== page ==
Wednesday, November 27, 2019


I've been looking at my copy of History of the Town of Middlebury in the County of Addison, Vermont, which is a reprint of the 1859 edition. There is a separate section on the history of Addison County, which I hadn't read before. In that there is a description of the early use of land here that answers some of the questions I had about why the Severance family moved to this neighborhood and what they did. When Samuel Severance, the eldest Severance son, came to East Middlebury in 1786, the area was mostly wilderness, and when Vermont became a state in 1791, the population of Middlebury was only 395. The rest of the Severance family moved to South Munger Street in the 1790's, and Enos, Samuel's younger brother, built this house in about 1798. The book says that the early settlers grew wheat, which was quite profitable initially, but by the 1820's they had depleted the soil and wheat became unprofitable due to falling yields. For this reason the settlers began to graze cattle in order to produce manure to fertilize the crops, but wheat production came to a halt after a weevil blight in 1829. After that, Merino sheep became popular for several years, making Addison County the largest producer of wool in the country.

As far as the Severances are concerned, I think that they must have depleted their soil in Northfield, Massachusetts prior to moving here, and then grew wheat in Middlebury like everyone else. The land that they bought is flat and for a time was suitable for crop cultivation. However, the Severances eventually abandoned farming, probably because of insufficient profitability. The land is now only good for grasses, and that it what is mostly grown on it today. The grasses are used for cattle feed, and the fields are fertilized with cattle manure. Dairy cows are probably the largest industry locally, and there are also beef cattle. At the moment, local farmers are having a hard time getting by as a result of low dairy prices. They are also facing restrictions, since their agricultural runoff is polluting Lake Champlain.

I've read all that I'm going to in Biological Extinction and am going to move on to other subjects. The news just confirmed my latest point, in that individual countries are not doing enough to stop global warming, i.e., things are going to get much worse before they get better, per the latest U.N. report. As usual, I'm not finding new reading material that looks promising. I think I'm going to give up on biographies of artists, because the two I've looked at (on Manet and Gauguin) aren't very exciting. For lack of anything better, I may read a biography of Denis Diderot, which at least would complement my readings on Jean-Jacques Rousseau. I have a hard time with reading material, because at this stage I find practically everything that is written for mass consumption to be a little simple-minded and commercially exploitative, whereas I don't really want to delve into most writing that is exclusively academic or extremely technical. I like writing that is informative but not too abstruse, and that is rarer than you might think. I guess that I'm similar to my readers, who seem to prefer my posts on literary and artistic matters to the more scientific ones. As far as fiction goes, I seem to have evolved into a post-fiction state of mind that may be permanent. Krasznahorkai has a new novel that I may skip.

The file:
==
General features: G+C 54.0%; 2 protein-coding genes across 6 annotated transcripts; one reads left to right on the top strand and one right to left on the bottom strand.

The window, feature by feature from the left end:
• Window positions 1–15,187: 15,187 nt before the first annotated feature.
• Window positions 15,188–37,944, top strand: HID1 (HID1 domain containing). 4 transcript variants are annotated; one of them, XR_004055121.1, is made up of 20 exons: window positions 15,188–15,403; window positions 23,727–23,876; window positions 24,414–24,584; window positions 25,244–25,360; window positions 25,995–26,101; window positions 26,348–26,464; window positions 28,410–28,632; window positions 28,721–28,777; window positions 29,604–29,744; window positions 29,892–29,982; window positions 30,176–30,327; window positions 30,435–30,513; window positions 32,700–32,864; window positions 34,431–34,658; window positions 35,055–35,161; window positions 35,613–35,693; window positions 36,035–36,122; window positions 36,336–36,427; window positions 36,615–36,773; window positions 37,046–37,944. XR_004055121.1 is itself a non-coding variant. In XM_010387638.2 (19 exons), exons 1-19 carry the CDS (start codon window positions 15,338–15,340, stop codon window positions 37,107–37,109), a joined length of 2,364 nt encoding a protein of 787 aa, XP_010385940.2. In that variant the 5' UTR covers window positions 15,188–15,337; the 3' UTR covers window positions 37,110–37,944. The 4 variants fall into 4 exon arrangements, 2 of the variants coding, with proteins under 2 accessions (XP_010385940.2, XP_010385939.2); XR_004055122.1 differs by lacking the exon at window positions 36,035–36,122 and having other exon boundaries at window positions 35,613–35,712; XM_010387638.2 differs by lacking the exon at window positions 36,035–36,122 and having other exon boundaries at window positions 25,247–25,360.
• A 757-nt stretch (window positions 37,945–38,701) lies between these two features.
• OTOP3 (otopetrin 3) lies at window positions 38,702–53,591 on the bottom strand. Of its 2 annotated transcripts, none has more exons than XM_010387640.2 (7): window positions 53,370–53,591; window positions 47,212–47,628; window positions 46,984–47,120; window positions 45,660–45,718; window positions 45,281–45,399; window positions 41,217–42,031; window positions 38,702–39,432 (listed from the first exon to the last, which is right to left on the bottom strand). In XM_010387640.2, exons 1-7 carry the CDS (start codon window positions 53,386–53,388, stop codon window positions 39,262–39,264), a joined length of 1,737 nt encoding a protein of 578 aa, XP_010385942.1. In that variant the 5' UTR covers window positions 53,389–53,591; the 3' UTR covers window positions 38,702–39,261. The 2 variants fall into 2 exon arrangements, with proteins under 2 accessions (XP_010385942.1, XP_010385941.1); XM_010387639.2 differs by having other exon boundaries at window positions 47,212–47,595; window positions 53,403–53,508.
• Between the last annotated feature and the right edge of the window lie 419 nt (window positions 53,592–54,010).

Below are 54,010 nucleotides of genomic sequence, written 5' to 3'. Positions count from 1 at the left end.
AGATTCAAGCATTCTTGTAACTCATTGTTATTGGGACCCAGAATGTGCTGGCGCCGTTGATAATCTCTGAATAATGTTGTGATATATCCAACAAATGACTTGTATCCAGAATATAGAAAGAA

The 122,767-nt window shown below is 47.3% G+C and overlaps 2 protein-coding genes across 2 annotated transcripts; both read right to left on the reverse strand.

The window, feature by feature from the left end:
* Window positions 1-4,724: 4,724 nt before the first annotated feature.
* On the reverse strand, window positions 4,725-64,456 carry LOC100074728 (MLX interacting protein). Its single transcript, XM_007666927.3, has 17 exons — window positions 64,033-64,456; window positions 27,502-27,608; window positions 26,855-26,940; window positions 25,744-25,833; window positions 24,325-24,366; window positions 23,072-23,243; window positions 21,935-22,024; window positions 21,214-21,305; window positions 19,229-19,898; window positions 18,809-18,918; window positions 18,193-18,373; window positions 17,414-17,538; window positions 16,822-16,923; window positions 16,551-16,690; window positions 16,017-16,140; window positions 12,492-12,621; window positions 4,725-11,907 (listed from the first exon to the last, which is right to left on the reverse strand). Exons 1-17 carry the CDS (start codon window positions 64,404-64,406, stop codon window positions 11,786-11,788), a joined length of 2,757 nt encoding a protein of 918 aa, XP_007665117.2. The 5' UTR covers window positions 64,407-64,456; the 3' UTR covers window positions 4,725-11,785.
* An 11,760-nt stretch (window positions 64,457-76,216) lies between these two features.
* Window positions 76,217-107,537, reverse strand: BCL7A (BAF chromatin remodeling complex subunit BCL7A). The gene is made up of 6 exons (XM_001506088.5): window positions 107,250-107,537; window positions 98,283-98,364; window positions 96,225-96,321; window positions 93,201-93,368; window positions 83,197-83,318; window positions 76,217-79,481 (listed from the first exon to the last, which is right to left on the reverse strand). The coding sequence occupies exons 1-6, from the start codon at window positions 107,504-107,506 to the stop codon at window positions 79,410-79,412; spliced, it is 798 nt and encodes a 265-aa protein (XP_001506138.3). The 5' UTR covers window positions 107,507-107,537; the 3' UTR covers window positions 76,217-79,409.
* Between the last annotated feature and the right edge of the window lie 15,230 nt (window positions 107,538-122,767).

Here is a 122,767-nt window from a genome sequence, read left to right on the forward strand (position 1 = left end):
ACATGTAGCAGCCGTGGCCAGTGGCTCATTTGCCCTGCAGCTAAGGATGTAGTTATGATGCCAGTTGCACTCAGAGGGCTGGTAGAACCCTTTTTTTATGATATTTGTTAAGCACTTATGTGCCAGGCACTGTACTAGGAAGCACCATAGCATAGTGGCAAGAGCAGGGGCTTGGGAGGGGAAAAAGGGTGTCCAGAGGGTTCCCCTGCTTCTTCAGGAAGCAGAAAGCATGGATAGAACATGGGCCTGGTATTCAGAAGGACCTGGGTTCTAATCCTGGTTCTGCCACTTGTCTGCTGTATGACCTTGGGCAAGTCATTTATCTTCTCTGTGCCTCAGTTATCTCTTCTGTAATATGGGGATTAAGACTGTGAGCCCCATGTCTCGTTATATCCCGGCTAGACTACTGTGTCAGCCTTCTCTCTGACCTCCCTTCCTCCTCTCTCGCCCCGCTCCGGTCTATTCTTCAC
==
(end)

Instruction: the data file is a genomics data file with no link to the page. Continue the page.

While in most respects I'm getting really sick of this Trump phenomenon, it is still an extraordinary historical event. As the situation evolves, we are seeing that, not only do we have an incompetent president whose habits are essentially criminal, but that the Republican Party has decided to support him, because they are entirely dependent on the votes of the misguided voters who have been brainwashed for years by Fox News and other perverted news sources. The more Trump's life is exposed, the more he looks like a small-time crook – the kind of person who would normally have been in and out of jail several times by now or locked up permanently. If he hadn't had the financial resources handed to him by his father that allowed him to afford legal fights, he would never have got this far. This has sociological significance, because in previous eras Trump would probably have been taken out of commission by law enforcement well before now. This indicates that free speech and the news media have been ineffective at informing the public and brings into question the ability of people in the digital era to think clearly or recognize how they are being manipulated. Thus, my posts on human limitations and stupidity are not about hypothetical matters and are relevant to events that are playing out in real time.

The mouse situation has improved, as there have been no live mice spotted on the porch recently. William is able to use his new cat door in the basement, but so far he hasn't been using it much. I don't think he is comfortable with the new ramp and has not become accustomed to regular entry and exit through the basement. Although we had a strong blast of winter, with snow and unusually low temperatures, the weather has returned to normal, and most of the snow has melted. I think that once it gets cold again William will be more inclined to use the basement cat door when he's outside freezing and everyone has gone to bed. At the moment he still prefers to paw loudly at doors to get attention to come inside. He hasn't been catching much prey recently; the other day I rescued a live chipmunk that he was trying to bring in, and it got away.

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